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4

I think the answer is, Reason


3

The missing number is Procedure for getting from one step to the next Other cases, step-by-step


2

I think the answer is Reason


5

The answer is You can generate this by


0

I think it is, Reason


-1

The next number is Because you are displaying the sequence: for which, the first 6 nonzero natural numbers $j = \{1, 2, 3, 4, 5, 6\}$ yields: This is the simplest and neatest solution because


8

The answer is: Because


1

The answer is For this kind of question, we cannot just simply split the terms as every term is connected to each other. Therefore, the logic is Here is the process: (3/2)*(2/3)=1 (2/3)*(3/4)=1/2 (3/4)*(1/3)=1/4 (1/3)*(3/8)=1/8 (3/8)*(1/6)=1/16 Hope this clarifies.


4

Obviously the answer is because That is, For odd: $3/2 \times 1/2 = 3/4.$ $3/4 \times 1/2 = 3/8.$ For even: $2/3 \times 1/2 = 2/6\implies 1/3.$ $1/3 \times 1/2 = 1/6.$


1

One possibility: As an aside...


2

I think the answer is Reason


3

My guess is Because Then


1

I think it's Reasoning


5

The oddball is because But


10

It's or or or or or


4

First, I define three functions: Those functions produce the values Then we can express the sequence like that: Giving and finally so the next element is


4

Well, it is which so the answer is


5

Edit: (Old answer removed, apparently it was confusing the issue)


0

Here is another offering.


3

Surely not the intended answer Jaap has of course identified the intended sequence. It seems to me that all the algorithms described so far are strictly more complicated than the following, which is simply another way of formulating the division operation and seems entirely straightforward to do in one's head. However, it can't be the intended answer ...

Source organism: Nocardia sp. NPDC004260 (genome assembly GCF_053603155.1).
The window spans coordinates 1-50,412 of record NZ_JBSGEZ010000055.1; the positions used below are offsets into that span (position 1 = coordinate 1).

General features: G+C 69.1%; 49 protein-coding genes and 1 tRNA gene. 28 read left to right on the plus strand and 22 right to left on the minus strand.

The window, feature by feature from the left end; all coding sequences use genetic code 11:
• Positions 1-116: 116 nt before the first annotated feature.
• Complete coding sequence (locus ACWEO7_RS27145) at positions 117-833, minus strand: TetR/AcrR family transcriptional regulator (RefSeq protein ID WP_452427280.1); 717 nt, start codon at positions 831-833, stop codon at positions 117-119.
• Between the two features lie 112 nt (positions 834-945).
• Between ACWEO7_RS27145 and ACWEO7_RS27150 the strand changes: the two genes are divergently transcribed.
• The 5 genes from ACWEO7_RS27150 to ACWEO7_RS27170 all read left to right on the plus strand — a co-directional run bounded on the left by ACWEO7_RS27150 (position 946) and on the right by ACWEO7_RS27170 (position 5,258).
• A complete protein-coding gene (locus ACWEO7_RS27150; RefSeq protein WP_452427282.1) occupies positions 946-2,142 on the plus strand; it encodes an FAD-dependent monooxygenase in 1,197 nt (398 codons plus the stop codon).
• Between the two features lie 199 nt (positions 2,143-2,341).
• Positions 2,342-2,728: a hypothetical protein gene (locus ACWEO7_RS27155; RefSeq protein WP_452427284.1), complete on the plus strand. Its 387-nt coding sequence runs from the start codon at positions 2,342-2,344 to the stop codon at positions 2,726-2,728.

1

The next triplet is because (Thanks to @NoLand'sMan for pointing out in comments that I can't count.)


4

Jaap Scherpuis found the answer, but the OP wants more explanation and a simple construction... I am middle aged bike rider still in prime shape. I have twin like older brother who is couple of years older than me. We both are cryptographers who love to play with fractions and our digital signatures consisting of long sequences that are closely tied to ...


18

So the answer is I am not sure I have found the intended "key" and generating method, but one possible method is the following.


0

Answer Solution


3

The final grid is And the pattern is


4

The nth element of the sequence is Alternatively, if you use an offset such that the first term has n=2, you could say Source for the second solution: https://oeis.org/A258107


0

Saw this Question Late , Anyways i recognised a pattern Take an iterator with initial value 1 , count upto n (initial value = 1). While counting repeat every number < n, n times so , i=1 and n=1 1 i=1 , n=2 1 2 i=1 , n=3 1 2 2 3 i=1 , n=4 1 2 2 3 3 3 4 i=1 , n=5 1 2 2 3 3 3 4 4 4 4 5 So answer is 3 , 3 , 4 , 1


3

The missing numbers are To find them, observe that


3

I will guess that it is My reasoning is that


3

My answer: Below is Meant as comment, but alas @John S posted the following in a comment at https://puzzling.stackexchange.com/a/83526/60039 It is missing data. However: Also:


7

The odd one out is the This is because Safe Cracked!


3

Well, let me try... So, the next one should be...


0

Is the code I'm going to call the students A and B, and their numbers a and b.


0

Answer: Because: ...if that makes any since!


0

Answer Same reason as @Lonewolf Except: Edit: @kugo2006 posted his answer at the same time I was typing and I didn't notice 'til now that Lonewolf also corrected his


1

Answer: Because: EDIT: @Lonewolf corrected his at the same time I posted this!


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